An introduction to GPIO Settings
Working with microcontrollers means managing GPIO pins at some point. Many configurations have been developed for modern microcontrollers which can lead to some “fancy” terms that may confuse programmers. Its important to understand all of this to avoid confusion and errors while programming.
First, some terms need to be understood. GPIO pins have tri-state logic which means that contrary to popular beliefs GPIO pins can assume 3 states instead of 2. These values are: 0, 1 and high impedance or “Hi-Z”. There is also a state called floating which is when the state is indeterminate and floats between two states. As a result, the pull up and pull down were created, the pull up are resistors that connect a signal to VCC when the signal is floating, and pull downs do the same, but connect the signal to ground. Also, there is a “current sink” which is when the current is flowing into a pin, node, or signal. Conversely, there is a “current source” which is when the current is flowing out of a pin, node, or signal.
The modes of a GPIO pin can be classified into two categories: input, and output. Input mode means that the pin is used to read the state of the electrical signal, they are configured as high-impedance, pull up or pull down. Output modes are used to write a signal as high or low using push-pull or open drain. Push- pull is the default setting in most cases and it works by sourcing or sinking the current. On the other hand, Open- Drain only sinks current which basically makes it a switch with 2 states ground or disconnected. A useful application is for having multiple external devices drive a single, active low interrupt pin.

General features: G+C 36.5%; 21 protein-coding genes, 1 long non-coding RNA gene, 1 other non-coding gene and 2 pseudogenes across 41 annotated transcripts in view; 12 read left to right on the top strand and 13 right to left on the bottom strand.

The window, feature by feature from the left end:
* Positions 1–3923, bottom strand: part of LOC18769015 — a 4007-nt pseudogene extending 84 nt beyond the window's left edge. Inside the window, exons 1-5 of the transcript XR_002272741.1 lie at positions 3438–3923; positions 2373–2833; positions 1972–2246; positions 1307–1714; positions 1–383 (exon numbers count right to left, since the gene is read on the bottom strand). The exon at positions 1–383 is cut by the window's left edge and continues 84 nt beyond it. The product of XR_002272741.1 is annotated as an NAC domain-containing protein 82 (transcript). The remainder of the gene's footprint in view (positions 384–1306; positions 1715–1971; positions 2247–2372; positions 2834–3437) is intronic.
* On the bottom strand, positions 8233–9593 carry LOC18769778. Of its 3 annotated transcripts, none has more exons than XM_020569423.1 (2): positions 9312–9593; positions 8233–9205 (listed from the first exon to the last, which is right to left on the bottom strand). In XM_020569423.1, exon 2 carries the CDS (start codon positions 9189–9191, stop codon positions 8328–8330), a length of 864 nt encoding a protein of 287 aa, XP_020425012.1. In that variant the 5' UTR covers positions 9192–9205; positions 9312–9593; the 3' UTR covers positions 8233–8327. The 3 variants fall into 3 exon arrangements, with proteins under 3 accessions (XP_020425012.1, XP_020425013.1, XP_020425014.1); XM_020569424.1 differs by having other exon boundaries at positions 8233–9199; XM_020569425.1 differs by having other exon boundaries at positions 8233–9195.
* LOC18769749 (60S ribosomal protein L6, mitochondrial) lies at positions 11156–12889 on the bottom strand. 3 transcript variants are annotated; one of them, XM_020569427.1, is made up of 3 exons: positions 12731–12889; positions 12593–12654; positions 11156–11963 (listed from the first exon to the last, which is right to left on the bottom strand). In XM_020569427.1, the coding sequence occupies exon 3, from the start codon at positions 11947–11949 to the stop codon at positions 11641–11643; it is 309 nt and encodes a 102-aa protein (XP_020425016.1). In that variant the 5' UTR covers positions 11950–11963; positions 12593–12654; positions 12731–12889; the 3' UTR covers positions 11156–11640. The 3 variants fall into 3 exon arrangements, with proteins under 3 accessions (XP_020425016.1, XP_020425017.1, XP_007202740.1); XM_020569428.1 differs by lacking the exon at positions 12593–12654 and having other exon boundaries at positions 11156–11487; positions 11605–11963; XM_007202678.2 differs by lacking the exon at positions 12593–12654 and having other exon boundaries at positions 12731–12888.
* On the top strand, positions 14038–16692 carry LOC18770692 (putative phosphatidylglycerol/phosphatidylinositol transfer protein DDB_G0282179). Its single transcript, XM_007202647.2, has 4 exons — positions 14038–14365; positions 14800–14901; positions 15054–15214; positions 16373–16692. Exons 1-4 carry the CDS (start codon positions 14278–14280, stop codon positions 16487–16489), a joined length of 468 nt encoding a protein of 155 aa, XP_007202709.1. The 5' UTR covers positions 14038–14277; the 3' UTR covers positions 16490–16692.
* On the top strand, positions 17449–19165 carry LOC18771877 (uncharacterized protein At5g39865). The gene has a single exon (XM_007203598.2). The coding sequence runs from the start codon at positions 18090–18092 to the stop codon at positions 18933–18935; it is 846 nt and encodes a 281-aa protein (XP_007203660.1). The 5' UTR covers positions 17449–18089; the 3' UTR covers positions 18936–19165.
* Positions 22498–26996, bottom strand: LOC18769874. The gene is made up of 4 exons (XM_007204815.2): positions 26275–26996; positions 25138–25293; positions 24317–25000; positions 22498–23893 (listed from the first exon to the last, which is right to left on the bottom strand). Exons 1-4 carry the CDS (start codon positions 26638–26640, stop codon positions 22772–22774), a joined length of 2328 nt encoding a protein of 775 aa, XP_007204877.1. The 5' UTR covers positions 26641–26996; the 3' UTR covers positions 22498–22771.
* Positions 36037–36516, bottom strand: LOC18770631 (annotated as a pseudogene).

Regarding functionality, speed is a very important and desired characteristic for GPIO pins since it controls the rate at which it changes state. Speed configurations are referred as “slew rates”, “frequency”, and “high frequency mode”. Increasing speed leads to higher power consumption and a noisier device, so people tend to keep it low unless the project specifically requires more speed.
Another term is “High Drive” GPIO which are push-pull pins that provide more current that usual. These characteristics depend on the device and its recommended to check the datasheet, for example: if a typical GPIO can source/sink 8 mA a high drive device can source/sink 40 mA.
By reading this its easy to notice that the definitions are mostly things we are familiar with, and the only novelty are the terms used to describe them. Learning and understanding all the modes, functionalities etc. will make working with GPIOs easier and could avoid any issues. You can learn more about GPIO states on the source below.
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